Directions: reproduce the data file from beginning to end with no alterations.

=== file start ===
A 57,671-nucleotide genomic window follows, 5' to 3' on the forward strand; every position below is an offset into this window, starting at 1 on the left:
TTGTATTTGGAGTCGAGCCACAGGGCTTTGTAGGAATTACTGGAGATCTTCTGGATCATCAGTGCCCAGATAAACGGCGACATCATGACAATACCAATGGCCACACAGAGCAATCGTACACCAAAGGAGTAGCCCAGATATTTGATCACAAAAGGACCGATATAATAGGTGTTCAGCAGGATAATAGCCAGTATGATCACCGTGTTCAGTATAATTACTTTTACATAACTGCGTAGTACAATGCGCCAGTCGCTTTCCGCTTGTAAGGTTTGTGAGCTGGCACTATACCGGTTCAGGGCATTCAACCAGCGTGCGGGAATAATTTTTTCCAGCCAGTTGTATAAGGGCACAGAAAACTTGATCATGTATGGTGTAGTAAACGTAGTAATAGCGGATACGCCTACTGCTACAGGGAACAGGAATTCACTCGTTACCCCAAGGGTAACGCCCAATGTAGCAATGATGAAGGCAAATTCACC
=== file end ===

A 57,671-nucleotide genomic window follows, 5' to 3' on the forward strand; every position below is an offset into this window, starting at 1 on the left:
TTGTATTTGGAGTCGAGCCACAGGGCTTTGTAGGAATTACTGGAGATCTTCTGGATCATCAGTGCCCAGATAAACGGCGACATCATGACAATACCAATGGCCACACAGAGCAATCGTACACCAAAGGAGTAGCCCAGATATTTGATCACAAAAGGACCGATATAATAGGTGTTCAGCAGGATAATAGCCAGTATGATCACCGTGTTCAGTATAATTACTTTTACATAACTGCGTAGTACAATGCGCCAGTCGCTTTCCGCTTGTAAGGTTTGTGAGCTGGCACTATACCGGTTCAGGGCATTCAACCAGCGTGCGGGAATAATTTTTTCCAGCCAGTTGTATAAGGGCACAGAAAACTTGATCATGTATGGTGTAGTAAACGTAGTAATAGCGGATACGCCTACTGCTACAGGGAACAGGAATTCACTCGTTACCCCAAGGGTAACGCCCAATGTAGCAATGATGAAGGCAAATTCACC